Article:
Robert H. MacArthur and Edward O. Wilson's "The Theory of Island Biogeography", first published by Princeton in 1967, is one of the most influential books on ecology and evolution to appear in the past half century. By developing a general mathematical theory to explain a crucial ecological problem - the regulation of species diversity in island populations - the book transformed the science of biogeography and ecology as a whole.
In "The Theory of Island Biogeography Revisited", some of today's most prominent biologists assess the continuing impact of MacArthur and Wilson's book four decades after its publication. Following an opening chapter in which Wilson reflects on island biogeography in the 1960s, fifteen chapters evaluate and demonstrate how the field has extended and confirmed - as well as challenged and modified - MacArthur and Wilson's original ideas. Providing a broad picture of the fundamental ways in which the science of island biogeography has been shaped by MacArthur and Wilson's landmark work, "The Theory of Island Biogeography Revisited" also points the way toward exciting future research.
Foreword by Robert M. May vii Preface by Jonathan B. Losos and Robert E. Ricklefs xi List of Contributors xv Island Biogeography in the 1960s Theory and Experiment by Edward O. Wilson 1 Island Biogeography Theory Reticulations and Reintegration of "a Biogeography of the Species" by Mark V. Lomolino, James H. Brown, and Dov. F. Sax 13 The MacArthur- Wilson Equilibrium Model A Chronicle of What It Said and How It Was Tested by Thomas W. Schoener 52 A General Dynamic Theory of Oceanic Island Biogeography Extending the MacArthur- Wilson Theory to Accommodate the Rise and Fall of Volcanic Islands by Robert J. Whittaker, Kostas A. Triantis, and Richard J. Ladle 88 The Trophic Cascade on Islands by John Terborgh 116 Toward a Trophic Island Biogeography Reflections on the Interface of Island Biogeography and Food Web Ecology by Robert D. Holt 143 The Theories of Island Biogeography and Metapopulation Dynamics Science Marches Forward, but the Legacy of Good Ideas Lasts for a Long Time by Ilkka Hanski 186 Beyond Island Biogeography Theory Understanding Habitat Fragmentation in the Real World by William F. Laurance 214 Birds of the Solomon Islands The Domain of the Dynamic Equilibrium Theory and Assembly Rules, with Comments on the Taxon Cycle by Daniel Simberloff and Michael D. Collins 237 Neutral Theory and the Theory of Island Biogeography by Stephen P. Hubbell 264 Evolutionary Changes Following Island Colonization in Birds Empirical Insights into the Roles of Microevolutionary Processes by Sonya Clegg 293 Sympatric Speciation, Immigration, and Hybridization in Island Birds by Peter R. Grant and B. Rosemary Grant 326 Island Biogeography of Remote Archipelagoes Interplay between Ecological and Evolutionary Processes by Rosemary G. Gillespie and Bruce G. Baldwin 358 Dynamics of Colonization and Extinction on Islands Insights from Lesser Antillean Birds by Robert E. Ricklefs 388 The Speciation- Area Relationship by Jonathan B. Losos and Christina E. Parent 415 Ecological and Ge ne tic Models of Diversity Lessons across Disciplines by Mark Vellend and John L. Orrock 439 Index 463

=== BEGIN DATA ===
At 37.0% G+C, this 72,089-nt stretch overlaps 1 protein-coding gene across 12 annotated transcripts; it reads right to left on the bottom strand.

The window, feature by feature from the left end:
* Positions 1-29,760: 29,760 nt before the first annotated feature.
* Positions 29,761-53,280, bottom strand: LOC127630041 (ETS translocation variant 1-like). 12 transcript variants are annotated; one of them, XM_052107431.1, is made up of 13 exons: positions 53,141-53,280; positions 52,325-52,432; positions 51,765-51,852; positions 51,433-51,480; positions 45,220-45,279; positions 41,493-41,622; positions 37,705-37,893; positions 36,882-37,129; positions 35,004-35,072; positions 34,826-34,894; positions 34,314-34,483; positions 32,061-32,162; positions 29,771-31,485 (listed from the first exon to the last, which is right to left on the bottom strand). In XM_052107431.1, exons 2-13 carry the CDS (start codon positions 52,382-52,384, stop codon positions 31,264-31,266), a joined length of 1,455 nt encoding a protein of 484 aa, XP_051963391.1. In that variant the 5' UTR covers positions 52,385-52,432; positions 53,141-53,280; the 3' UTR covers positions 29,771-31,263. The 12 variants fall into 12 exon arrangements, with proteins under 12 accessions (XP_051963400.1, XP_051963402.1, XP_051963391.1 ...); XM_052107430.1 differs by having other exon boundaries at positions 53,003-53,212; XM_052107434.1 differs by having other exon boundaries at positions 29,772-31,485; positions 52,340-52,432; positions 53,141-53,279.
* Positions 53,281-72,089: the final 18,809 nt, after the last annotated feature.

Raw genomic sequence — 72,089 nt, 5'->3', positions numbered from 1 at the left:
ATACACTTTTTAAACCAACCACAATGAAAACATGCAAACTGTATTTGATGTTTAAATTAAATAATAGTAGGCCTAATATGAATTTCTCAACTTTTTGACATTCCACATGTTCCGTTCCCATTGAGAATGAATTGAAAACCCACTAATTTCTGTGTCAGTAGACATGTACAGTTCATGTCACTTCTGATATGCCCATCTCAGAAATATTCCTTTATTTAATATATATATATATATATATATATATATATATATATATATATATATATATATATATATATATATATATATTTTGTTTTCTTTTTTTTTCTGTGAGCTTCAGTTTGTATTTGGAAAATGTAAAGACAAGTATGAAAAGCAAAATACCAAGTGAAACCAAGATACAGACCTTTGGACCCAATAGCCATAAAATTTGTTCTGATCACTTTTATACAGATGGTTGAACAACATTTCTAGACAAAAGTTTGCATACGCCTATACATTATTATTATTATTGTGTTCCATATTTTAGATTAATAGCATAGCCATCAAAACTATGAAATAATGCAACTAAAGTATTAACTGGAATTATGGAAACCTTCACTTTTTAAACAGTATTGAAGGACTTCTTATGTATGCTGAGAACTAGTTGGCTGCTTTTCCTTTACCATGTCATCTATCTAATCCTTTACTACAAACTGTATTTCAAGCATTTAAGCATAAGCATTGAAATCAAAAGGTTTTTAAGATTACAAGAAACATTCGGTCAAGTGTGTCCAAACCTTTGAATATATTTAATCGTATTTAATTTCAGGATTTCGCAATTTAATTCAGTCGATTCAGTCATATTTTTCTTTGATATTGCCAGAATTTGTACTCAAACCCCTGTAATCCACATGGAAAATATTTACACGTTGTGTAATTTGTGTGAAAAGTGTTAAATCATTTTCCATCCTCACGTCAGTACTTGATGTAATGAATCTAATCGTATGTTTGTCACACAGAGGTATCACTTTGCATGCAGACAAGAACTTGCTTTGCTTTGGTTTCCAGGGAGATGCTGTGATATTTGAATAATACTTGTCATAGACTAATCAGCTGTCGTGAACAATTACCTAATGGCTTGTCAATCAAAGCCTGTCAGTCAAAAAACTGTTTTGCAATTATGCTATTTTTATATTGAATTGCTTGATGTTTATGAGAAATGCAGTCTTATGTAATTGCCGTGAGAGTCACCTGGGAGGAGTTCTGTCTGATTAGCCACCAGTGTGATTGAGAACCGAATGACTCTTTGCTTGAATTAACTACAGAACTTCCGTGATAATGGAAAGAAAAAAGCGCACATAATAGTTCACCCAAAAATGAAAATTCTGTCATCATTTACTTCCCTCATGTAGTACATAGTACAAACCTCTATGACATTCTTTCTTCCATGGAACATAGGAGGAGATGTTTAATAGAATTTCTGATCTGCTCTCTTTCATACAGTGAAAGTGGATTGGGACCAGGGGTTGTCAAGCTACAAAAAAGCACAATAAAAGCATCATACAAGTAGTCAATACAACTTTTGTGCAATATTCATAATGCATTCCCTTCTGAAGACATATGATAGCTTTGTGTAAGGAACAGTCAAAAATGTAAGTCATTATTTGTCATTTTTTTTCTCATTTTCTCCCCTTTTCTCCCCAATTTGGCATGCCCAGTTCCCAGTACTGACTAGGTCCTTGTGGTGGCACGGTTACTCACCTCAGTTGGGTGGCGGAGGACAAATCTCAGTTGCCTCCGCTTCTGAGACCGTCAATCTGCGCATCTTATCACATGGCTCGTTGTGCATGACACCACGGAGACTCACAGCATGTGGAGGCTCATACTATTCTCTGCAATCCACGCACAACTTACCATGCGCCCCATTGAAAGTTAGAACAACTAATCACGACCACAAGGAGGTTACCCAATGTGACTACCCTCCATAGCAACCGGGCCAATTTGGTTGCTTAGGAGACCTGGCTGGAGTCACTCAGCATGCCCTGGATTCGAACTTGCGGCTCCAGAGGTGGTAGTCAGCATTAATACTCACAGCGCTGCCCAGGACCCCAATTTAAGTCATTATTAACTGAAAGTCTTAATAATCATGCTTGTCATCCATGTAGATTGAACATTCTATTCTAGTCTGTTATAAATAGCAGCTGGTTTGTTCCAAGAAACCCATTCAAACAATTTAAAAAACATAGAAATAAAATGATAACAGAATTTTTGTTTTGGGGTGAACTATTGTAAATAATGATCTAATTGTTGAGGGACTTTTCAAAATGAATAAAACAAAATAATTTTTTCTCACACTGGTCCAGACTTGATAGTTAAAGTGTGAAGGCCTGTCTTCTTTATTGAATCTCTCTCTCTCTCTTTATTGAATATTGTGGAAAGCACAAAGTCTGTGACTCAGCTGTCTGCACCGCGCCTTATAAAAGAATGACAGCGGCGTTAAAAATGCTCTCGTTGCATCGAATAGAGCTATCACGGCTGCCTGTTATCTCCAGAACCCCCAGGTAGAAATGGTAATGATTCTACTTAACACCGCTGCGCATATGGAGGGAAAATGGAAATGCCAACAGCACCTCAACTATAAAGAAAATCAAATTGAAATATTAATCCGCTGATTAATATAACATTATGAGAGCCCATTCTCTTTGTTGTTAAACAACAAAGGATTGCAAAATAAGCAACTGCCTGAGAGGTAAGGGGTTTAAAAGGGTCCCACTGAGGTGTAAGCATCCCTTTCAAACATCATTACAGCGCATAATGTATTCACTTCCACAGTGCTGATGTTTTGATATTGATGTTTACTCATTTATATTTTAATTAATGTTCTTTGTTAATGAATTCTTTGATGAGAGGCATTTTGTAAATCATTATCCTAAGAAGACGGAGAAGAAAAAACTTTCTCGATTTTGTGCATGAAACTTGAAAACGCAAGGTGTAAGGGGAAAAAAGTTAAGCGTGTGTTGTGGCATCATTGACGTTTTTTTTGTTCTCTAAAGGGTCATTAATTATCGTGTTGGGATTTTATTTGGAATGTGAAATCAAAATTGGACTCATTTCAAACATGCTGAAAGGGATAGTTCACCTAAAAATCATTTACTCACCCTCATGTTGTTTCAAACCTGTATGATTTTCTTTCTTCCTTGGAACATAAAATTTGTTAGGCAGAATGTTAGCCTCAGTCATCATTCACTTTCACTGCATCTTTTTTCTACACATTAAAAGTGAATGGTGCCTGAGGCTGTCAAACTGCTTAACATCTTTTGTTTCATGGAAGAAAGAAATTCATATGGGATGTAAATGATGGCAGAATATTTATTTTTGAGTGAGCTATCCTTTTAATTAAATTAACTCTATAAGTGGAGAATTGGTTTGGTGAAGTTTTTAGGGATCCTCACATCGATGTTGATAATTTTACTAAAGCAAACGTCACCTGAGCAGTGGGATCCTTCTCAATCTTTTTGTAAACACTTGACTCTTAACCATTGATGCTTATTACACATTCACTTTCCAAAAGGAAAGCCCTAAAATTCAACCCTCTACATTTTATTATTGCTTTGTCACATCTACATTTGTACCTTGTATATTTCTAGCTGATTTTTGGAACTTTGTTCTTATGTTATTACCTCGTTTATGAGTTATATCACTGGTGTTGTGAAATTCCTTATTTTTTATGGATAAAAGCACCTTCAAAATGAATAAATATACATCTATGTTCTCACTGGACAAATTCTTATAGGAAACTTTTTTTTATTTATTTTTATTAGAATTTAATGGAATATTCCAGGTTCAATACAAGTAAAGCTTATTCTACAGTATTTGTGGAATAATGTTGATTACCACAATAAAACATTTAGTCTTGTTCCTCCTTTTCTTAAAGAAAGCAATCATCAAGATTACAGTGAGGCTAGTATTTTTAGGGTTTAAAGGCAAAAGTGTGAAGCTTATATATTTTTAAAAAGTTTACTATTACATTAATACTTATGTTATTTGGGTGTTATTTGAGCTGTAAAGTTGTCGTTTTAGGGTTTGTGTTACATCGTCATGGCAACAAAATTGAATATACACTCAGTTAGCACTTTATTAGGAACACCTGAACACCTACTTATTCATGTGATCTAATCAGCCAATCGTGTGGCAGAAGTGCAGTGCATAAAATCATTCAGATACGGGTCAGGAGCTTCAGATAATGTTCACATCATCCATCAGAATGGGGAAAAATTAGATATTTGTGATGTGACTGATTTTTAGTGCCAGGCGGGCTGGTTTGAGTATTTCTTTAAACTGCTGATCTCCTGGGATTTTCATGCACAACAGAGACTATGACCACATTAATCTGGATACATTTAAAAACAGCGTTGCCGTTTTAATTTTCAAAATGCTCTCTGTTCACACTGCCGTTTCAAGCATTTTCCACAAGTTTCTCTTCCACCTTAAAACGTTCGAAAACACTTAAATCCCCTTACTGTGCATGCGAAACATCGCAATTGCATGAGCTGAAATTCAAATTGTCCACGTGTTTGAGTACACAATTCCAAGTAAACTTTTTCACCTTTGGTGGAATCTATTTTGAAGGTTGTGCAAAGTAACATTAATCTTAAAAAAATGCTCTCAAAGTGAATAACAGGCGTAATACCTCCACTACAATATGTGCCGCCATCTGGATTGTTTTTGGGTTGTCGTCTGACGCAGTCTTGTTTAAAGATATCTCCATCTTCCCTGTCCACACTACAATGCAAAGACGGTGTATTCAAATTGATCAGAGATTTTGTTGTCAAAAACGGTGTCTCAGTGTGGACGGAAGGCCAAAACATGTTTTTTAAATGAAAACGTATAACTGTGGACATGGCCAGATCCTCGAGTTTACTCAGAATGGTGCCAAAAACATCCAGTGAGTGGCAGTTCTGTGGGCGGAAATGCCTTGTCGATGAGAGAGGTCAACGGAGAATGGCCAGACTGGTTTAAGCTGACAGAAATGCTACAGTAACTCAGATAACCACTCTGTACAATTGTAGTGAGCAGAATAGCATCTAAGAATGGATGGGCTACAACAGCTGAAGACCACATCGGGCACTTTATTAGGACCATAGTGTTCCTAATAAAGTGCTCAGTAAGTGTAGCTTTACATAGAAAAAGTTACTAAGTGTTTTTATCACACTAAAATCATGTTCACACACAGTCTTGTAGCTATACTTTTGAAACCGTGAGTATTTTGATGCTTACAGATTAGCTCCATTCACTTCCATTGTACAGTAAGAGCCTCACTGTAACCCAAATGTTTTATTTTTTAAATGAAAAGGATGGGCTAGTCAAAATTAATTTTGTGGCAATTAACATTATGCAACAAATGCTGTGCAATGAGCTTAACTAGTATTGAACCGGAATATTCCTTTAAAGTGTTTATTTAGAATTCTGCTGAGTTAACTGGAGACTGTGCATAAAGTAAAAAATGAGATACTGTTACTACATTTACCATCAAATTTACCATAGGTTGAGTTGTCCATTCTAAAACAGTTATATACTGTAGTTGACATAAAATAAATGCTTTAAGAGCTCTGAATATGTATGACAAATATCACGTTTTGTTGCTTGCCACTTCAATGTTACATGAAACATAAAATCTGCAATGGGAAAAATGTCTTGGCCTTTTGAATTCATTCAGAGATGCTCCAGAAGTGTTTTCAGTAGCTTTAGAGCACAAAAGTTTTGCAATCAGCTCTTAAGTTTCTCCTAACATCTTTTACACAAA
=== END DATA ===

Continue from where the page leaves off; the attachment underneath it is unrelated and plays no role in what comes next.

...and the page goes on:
This will be an invaluable work for students and faculty in ecology, evolution, or biogeography. -- Choice [This book] deserve[s] to be widely read and heavily cited. -- Lawrence R. Heaney, Quarterly Review of Biology Even for die-hard predictionists (such as myself), The Theory of Island Biogeography Revisited has a wealth of ideas whose general predictive ability begs testing. -- David J. Currie, American Institute of Biological Sciences [T]his revisitation of TTIB will be very satisfying. Even for die-hard predictionists (such as myself), The Theory of Island Biogeography Revisited has a wealth of ideas whose general predictive ability begs testing. -- David J. Currie, BioScience For anyone who needs to catch up on where island biogeography has been and is now, and for any graduate students interested in the topic, this book provides a great review and many pointers for the way forward. The volume could serve as the basis for any number of graduate seminars. -- Richard O. Bierregaard, Ecology
Jonathan B. Losos is professor in the Department of Organismic and Evolutionary Biology and the curator of herpetology in the Museum of Comparative Zoology at Harvard University. Robert E. Ricklefs is the Curators' Professor of Biology at University of Missouri, St. Louis.